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Population and resources
Managing natural resources-common agricultural policy (CAP)
Used to try and create a sustainable food supply in the E.U. CAP was a result of food
shortages during and after WW2.
The CAP aims to ensure sustainability by providing farmers with subsidies (farmers paid by
government which was funded by the EU budget) to produce as much food as possible
(maximisation of resources). This created a guaranteed market for farmers. The subsidies
were diverted away from production to less production starting in the early 1990's. A policy
of set aside was introduced so farmers were given subsidies not to produce so much food
on 10% of their land as the previous scheme had been too successful leading to too much
food which was then wasted. This benefited larger farmers as they got larger subsidies as
well as arable farmers. Now the subsidies are given for environmental stewardship to
encourage them to grow food but also care for the environment. This maintains support for
farmers and improves the environment.
The CAP budget has now been reduced from 90% to 40% of the E.U. budget, which suggests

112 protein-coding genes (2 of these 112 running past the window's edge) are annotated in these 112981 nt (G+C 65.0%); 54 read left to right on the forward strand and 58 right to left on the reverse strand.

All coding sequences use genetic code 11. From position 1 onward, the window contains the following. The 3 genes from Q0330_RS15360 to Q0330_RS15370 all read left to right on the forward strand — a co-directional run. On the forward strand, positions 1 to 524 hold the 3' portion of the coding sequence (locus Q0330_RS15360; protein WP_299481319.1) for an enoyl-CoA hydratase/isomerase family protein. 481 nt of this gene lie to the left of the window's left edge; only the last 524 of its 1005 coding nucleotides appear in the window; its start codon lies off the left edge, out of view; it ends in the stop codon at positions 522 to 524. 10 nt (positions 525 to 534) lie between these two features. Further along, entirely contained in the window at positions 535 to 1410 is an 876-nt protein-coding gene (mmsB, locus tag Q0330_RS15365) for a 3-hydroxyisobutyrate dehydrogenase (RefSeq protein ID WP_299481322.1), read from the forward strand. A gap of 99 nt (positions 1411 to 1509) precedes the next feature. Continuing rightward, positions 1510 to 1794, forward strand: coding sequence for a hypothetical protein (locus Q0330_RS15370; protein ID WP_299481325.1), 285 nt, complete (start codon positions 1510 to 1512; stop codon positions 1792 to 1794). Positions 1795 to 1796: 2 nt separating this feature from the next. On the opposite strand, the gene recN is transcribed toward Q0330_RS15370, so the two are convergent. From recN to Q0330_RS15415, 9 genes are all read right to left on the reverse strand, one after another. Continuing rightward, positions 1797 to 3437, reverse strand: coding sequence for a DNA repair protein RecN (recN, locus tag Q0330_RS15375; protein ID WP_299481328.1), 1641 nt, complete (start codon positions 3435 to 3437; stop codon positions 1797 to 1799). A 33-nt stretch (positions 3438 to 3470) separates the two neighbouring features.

it has been successful as less needs to be spent on generating food.
Successes and problems of CAP
Interfered with market forces. Tariff on trade (limits) meant that world markets were
excluded. Food retailers had to buy food from within the E.U.
The tariff kept E.U. farmers in business and increased production, leading to
security of supply
Larger farmers have tended to benefit more as larger farms are able to produce more
as they have more land and therefore they get a larger subsidy. Smaller farms have
become dependent on the single farm payment in order to continue to farm.
Single farm payment made smaller farms more inefficient. Farmers are constrained by
the strict guidelines on what they can do in terms of hedge row removal, fertilizer
use, where they can graze cattle and dispose of farm waste.
Recently there has been a increase in biodiversity as a result of the single
Scope for coastal protection schemes such as Abbots Hall farm in Essex,
which provided a single farm payment for managed retreat.
Led to maximisation of technology such as more fuel efficient tractors and